Sunday, April 21, 2019

EcoTourism in Brookhaven Town

EcoTourism in Brookhaven Town

Town of Brookhaven
One Independence Hill
Farmingville, NY 11738
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When the English settlers arrived in the Town of Brookhaven on the North shore in 1655, they found that the first residents of the area were Algonkian-speaking Native Americans, the Setalcotts (or Setaukets), and the Unkechaugs. The six men, land agents, purchased eight square miles stretching from Stony Brook to Port Jefferson in exchange for tools, wampum, lead, powder and "1 pair of children's stockings." The first settlement was named after the native Americans it was purchased from: Setauket. 

More land purchases followed over the years, and in 1666, after Long Island became a part of the Colony of New York, Governor Richard Nicholl granted a Patent, which fixed the name of Brookhaven, confirmed title to the lands already purchased, and allowed for additional purchases. In 1686, Governor Thomas Dongan issued a Patent which granted extensive powers to the Town, and established a representative form of government. The Town boundaries were complete, and today, those divisions coincide almost exactly with the tribal lands of the original two groups or “tribes.”

As early Brookhaven was settled, residents were engaged in farming, fishing and whaling. By the nineteenth century, the shipbuilding and cordword industries became important as well.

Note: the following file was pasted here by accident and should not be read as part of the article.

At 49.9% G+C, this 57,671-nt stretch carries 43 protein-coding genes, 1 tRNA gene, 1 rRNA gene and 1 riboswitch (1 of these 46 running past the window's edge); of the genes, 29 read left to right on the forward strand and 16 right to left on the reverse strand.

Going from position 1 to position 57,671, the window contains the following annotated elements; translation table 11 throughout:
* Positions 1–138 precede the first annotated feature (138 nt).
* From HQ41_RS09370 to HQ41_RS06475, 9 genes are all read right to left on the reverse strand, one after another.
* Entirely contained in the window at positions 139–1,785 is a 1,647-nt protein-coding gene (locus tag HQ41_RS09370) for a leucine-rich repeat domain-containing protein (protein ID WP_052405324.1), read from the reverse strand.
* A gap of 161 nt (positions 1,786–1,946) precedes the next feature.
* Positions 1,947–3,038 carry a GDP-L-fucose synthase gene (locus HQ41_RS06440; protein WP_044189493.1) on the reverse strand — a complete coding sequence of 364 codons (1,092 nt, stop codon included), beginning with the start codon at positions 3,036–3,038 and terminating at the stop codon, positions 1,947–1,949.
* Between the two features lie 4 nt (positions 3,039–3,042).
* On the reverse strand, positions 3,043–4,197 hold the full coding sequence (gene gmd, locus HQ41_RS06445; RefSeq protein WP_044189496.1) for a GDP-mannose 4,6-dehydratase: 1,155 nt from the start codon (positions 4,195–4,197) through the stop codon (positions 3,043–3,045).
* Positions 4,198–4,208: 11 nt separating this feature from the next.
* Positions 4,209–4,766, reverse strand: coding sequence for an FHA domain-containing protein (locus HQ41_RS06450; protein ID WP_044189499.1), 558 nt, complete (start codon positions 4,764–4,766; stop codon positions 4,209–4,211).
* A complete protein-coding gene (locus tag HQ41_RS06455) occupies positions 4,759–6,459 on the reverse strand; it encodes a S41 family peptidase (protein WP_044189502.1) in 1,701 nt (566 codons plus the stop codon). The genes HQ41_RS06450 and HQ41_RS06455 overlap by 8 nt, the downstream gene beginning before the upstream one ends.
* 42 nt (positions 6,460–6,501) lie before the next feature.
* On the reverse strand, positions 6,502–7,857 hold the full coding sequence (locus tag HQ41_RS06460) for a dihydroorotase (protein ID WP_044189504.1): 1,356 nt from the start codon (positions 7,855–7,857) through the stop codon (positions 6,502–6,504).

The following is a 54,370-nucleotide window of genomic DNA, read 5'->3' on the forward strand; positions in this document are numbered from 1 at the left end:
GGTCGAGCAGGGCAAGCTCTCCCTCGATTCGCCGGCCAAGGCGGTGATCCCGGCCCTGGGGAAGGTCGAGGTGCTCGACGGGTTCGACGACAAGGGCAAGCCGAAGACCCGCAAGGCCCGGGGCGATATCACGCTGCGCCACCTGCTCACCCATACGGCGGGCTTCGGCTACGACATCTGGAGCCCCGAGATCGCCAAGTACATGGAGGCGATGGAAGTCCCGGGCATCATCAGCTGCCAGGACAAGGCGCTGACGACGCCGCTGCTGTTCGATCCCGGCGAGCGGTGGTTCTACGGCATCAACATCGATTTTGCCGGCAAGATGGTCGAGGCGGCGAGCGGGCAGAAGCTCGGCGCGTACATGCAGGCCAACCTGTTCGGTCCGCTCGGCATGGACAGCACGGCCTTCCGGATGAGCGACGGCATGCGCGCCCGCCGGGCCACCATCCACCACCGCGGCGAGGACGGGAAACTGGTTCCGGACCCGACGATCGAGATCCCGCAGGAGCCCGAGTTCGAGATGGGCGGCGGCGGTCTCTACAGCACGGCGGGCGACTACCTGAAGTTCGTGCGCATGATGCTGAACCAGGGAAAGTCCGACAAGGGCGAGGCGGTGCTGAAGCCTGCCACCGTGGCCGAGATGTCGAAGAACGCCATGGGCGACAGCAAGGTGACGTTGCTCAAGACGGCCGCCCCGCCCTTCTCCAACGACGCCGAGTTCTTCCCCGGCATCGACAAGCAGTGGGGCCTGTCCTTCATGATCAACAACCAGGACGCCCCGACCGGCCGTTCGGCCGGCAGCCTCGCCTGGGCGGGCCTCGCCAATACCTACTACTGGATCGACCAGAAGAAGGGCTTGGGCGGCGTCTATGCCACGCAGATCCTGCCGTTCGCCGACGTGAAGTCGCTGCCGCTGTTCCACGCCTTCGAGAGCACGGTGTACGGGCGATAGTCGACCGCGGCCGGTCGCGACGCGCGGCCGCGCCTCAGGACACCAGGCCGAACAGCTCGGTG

The advent of the Long Island Railroad in the mid-nineteenth century through the Town of Brookhaven made travel and transport of goods and materials easier and faster. The history of the United States of America includes many residents of the Town of Brookhaven. William Floyd of Mastic was a signer of the Declaration of Independence; General George Washington relied on information supplied by a spy ring, which operated out of Setauket, during the War for American Independence; and Camp Upton in Yaphank was used during World War I and World War II as a training area for soldiers. The Town of Brookhaven has seen its residents represent our country in every major conflict. 

The twentieth century witnessed the Town of Brookhaven expand from an agrarian community to a leader in communications, technology, and education. Home now to Brookhaven National Laboratory and the Stony Brook University and Health Sciences Center, Brookhaven stands proudly at the forefront of the world's leading research fields, while its 480,000 residents can still appreciate its natural resources and beauty that brought the original settlers over 350 years ago.

The Town of Brookhaven includes 15 Historic Districts:
  • Stony Brook
  • Old Setauket
  • East Setauket
  • Mount Sinai
  • Miller Place
  • Longwood
  • Yaphank
  • Fireplace (Brookhaven Hamlet)
  • Old Mastic
  • Moriches
  • Center Moriches
  • East Moriches
  • Eastport
  • Bethel Christian Avenue Laurel Hill
  • Terryville Road
  • Dyers Neck
Designated as areas of historic importance, they include many historic landmarks.  A list of New York State and National Landmarks in Brookhaven can be accessed by clicking here, or call the Town Historian, Barbara M. Russell at 631-451-8038
Brookhaven’s commitment to preserving its historical heritage is evidenced by its impressive list of land marked properties:
  • 46 Town Landmarks
  • 23 New York State Register listings
  • 33 National Register listings
  • 1 National Historic Landmark